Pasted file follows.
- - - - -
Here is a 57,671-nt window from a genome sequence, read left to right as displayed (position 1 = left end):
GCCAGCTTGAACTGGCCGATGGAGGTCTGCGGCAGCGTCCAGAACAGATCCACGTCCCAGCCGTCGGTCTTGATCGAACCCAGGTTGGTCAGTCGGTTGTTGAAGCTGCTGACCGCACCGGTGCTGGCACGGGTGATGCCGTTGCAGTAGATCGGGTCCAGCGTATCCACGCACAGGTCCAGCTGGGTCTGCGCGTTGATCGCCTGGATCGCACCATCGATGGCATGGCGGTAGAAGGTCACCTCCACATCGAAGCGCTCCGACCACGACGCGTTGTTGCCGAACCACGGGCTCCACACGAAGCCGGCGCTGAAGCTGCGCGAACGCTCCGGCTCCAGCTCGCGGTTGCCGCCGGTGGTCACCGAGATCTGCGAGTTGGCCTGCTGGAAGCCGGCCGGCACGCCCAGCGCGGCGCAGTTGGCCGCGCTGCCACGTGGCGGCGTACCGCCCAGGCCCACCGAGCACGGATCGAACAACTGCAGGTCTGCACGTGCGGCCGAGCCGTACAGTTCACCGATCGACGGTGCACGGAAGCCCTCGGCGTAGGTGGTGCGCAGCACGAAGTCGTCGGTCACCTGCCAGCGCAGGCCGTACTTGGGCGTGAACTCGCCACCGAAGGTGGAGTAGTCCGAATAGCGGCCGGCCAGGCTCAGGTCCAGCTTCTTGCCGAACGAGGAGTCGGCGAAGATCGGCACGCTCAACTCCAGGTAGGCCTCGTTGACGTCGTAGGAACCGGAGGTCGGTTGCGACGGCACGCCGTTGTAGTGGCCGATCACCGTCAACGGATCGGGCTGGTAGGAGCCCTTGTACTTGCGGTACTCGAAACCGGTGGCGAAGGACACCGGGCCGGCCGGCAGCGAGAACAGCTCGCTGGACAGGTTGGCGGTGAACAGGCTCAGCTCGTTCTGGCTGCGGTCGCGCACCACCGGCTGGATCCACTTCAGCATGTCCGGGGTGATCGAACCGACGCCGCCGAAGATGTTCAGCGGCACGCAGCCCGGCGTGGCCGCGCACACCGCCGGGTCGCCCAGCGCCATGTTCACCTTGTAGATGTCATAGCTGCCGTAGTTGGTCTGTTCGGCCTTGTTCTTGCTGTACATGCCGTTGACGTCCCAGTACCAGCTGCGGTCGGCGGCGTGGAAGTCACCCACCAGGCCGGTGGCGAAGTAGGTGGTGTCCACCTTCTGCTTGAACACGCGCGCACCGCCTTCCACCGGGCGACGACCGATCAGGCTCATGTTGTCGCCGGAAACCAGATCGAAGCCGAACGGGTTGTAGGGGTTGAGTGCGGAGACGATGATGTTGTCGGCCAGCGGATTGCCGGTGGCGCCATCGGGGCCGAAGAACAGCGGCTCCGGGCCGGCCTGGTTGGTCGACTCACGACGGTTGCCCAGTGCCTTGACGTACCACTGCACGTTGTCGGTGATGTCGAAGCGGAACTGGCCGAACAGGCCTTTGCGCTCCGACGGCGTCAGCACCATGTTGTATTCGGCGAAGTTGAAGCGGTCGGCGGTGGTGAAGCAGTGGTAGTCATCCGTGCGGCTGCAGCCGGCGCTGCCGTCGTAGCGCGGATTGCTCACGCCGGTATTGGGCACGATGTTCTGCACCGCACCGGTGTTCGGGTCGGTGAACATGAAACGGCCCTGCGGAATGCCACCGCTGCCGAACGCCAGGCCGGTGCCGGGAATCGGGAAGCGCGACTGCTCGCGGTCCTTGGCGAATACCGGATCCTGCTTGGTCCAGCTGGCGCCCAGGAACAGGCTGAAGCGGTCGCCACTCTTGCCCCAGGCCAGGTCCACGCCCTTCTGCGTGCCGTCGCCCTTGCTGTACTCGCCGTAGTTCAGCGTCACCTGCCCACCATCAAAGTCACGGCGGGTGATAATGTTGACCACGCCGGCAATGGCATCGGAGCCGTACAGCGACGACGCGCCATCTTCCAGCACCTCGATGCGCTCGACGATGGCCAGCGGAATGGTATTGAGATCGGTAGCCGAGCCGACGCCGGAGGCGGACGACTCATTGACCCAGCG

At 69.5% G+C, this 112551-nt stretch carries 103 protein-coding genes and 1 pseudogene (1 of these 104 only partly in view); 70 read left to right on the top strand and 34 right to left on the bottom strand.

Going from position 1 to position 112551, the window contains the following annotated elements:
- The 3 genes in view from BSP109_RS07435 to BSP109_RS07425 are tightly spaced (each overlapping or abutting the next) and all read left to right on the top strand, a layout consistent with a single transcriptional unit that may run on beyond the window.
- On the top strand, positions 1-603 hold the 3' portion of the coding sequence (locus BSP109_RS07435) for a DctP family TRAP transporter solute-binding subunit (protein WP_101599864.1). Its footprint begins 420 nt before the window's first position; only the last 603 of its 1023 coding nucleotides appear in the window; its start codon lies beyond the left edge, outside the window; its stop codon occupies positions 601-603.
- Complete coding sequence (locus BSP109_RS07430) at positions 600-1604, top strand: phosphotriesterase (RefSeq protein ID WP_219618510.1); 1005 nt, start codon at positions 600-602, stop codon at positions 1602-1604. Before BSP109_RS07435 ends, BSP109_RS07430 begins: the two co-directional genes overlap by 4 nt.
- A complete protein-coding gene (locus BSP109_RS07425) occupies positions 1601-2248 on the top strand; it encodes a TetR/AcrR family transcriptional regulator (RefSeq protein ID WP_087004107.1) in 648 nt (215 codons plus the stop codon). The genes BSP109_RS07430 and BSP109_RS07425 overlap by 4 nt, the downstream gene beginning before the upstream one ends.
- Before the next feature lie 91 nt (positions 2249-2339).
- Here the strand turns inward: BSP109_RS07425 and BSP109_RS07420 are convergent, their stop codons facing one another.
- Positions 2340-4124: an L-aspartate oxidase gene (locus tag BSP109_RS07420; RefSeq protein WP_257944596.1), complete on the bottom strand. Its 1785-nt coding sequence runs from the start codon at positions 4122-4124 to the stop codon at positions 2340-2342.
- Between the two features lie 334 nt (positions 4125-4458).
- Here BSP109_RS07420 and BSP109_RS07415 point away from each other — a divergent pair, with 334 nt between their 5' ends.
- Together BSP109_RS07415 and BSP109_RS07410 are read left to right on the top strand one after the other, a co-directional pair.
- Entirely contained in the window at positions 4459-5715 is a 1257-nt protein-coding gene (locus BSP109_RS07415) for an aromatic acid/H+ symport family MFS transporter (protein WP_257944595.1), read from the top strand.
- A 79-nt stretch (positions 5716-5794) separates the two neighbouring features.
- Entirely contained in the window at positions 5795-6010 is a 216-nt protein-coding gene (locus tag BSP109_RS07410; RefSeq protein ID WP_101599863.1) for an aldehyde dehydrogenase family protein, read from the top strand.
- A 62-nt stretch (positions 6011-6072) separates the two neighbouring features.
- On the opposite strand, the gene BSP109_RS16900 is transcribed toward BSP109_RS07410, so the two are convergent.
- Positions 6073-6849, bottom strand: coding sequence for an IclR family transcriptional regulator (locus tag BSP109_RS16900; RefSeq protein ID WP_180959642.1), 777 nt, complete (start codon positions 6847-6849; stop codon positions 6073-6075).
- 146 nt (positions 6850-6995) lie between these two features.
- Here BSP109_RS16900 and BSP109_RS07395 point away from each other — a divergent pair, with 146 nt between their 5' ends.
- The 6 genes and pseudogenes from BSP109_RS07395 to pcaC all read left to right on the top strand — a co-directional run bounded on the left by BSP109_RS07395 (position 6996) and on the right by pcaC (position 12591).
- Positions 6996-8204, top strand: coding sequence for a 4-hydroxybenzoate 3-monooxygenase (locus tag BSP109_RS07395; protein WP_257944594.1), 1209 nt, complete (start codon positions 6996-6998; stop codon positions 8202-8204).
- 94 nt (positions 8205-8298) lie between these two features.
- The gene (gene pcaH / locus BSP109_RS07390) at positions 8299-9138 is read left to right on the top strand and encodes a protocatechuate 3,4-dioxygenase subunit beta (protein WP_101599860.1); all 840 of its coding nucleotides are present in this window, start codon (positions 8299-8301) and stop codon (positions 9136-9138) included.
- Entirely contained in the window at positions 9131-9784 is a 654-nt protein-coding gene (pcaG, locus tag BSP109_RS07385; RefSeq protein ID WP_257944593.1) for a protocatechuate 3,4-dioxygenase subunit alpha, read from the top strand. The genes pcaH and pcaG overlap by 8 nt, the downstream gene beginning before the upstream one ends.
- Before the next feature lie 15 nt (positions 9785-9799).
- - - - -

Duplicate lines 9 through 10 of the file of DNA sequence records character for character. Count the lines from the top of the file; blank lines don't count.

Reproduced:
- Before the next feature lie 91 nt (positions 2249-2339).
- Here the strand turns inward: BSP109_RS07425 and BSP109_RS07420 are convergent, their stop codons facing one another.